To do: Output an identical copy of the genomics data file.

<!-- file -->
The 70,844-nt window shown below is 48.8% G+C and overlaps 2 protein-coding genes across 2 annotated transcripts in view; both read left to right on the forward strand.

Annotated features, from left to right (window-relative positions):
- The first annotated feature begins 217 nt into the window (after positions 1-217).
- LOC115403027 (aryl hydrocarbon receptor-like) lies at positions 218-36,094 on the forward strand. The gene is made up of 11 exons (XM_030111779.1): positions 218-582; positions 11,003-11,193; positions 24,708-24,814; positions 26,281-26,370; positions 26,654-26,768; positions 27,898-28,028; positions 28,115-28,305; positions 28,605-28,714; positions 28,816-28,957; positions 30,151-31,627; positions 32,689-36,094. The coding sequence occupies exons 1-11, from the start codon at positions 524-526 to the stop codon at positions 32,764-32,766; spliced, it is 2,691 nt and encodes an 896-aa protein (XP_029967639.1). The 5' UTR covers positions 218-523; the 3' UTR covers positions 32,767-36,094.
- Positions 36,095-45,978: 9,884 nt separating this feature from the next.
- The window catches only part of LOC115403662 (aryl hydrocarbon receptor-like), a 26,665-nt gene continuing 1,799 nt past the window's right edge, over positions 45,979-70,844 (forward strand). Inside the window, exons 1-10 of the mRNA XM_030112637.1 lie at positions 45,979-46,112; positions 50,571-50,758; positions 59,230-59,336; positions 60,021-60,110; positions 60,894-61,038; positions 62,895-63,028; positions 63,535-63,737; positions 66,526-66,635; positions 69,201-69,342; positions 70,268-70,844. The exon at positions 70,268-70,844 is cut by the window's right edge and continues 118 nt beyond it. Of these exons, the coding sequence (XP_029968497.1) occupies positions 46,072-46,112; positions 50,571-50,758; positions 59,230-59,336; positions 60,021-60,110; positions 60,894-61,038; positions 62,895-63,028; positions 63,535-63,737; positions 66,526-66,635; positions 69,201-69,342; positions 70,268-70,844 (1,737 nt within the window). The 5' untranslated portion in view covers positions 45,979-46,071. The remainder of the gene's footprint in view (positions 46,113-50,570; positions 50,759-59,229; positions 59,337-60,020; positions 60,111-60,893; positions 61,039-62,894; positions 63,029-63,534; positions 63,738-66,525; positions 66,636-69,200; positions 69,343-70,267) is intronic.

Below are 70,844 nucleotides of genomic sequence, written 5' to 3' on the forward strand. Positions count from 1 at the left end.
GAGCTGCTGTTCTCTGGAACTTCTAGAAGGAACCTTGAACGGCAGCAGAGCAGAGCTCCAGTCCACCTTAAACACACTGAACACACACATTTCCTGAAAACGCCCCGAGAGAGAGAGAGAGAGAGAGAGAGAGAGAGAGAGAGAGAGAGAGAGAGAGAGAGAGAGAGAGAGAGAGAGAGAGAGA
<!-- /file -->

The 70,844-nt window shown below is 48.8% G+C and overlaps 2 protein-coding genes across 2 annotated transcripts in view; both read left to right on the forward strand.

Annotated features, from left to right (window-relative positions):
- The first annotated feature begins 217 nt into the window (after positions 1-217).
- LOC115403027 (aryl hydrocarbon receptor-like) lies at positions 218-36,094 on the forward strand. The gene is made up of 11 exons (XM_030111779.1): positions 218-582; positions 11,003-11,193; positions 24,708-24,814; positions 26,281-26,370; positions 26,654-26,768; positions 27,898-28,028; positions 28,115-28,305; positions 28,605-28,714; positions 28,816-28,957; positions 30,151-31,627; positions 32,689-36,094. The coding sequence occupies exons 1-11, from the start codon at positions 524-526 to the stop codon at positions 32,764-32,766; spliced, it is 2,691 nt and encodes an 896-aa protein (XP_029967639.1). The 5' UTR covers positions 218-523; the 3' UTR covers positions 32,767-36,094.
- Positions 36,095-45,978: 9,884 nt separating this feature from the next.
- The window catches only part of LOC115403662 (aryl hydrocarbon receptor-like), a 26,665-nt gene continuing 1,799 nt past the window's right edge, over positions 45,979-70,844 (forward strand). Inside the window, exons 1-10 of the mRNA XM_030112637.1 lie at positions 45,979-46,112; positions 50,571-50,758; positions 59,230-59,336; positions 60,021-60,110; positions 60,894-61,038; positions 62,895-63,028; positions 63,535-63,737; positions 66,526-66,635; positions 69,201-69,342; positions 70,268-70,844. The exon at positions 70,268-70,844 is cut by the window's right edge and continues 118 nt beyond it. Of these exons, the coding sequence (XP_029968497.1) occupies positions 46,072-46,112; positions 50,571-50,758; positions 59,230-59,336; positions 60,021-60,110; positions 60,894-61,038; positions 62,895-63,028; positions 63,535-63,737; positions 66,526-66,635; positions 69,201-69,342; positions 70,268-70,844 (1,737 nt within the window). The 5' untranslated portion in view covers positions 45,979-46,071. The remainder of the gene's footprint in view (positions 46,113-50,570; positions 50,759-59,229; positions 59,337-60,020; positions 60,111-60,893; positions 61,039-62,894; positions 63,029-63,534; positions 63,738-66,525; positions 66,636-69,200; positions 69,343-70,267) is intronic.

Below are 70,844 nucleotides of genomic sequence, written 5' to 3' on the forward strand. Positions count from 1 at the left end.
GAGCTGCTGTTCTCTGGAACTTCTAGAAGGAACCTTGAACGGCAGCAGAGCAGAGCTCCAGTCCACCTTAAACACACTGAACACACACATTTCCTGAAAACGCCCCGAGAGAGAGAGAGAGAGAGAGAGAGAGAGAGAGAGAGAGAGAGAGAGAGAGAGAGAGAGAGAGAGAGAGAGAGAGAGA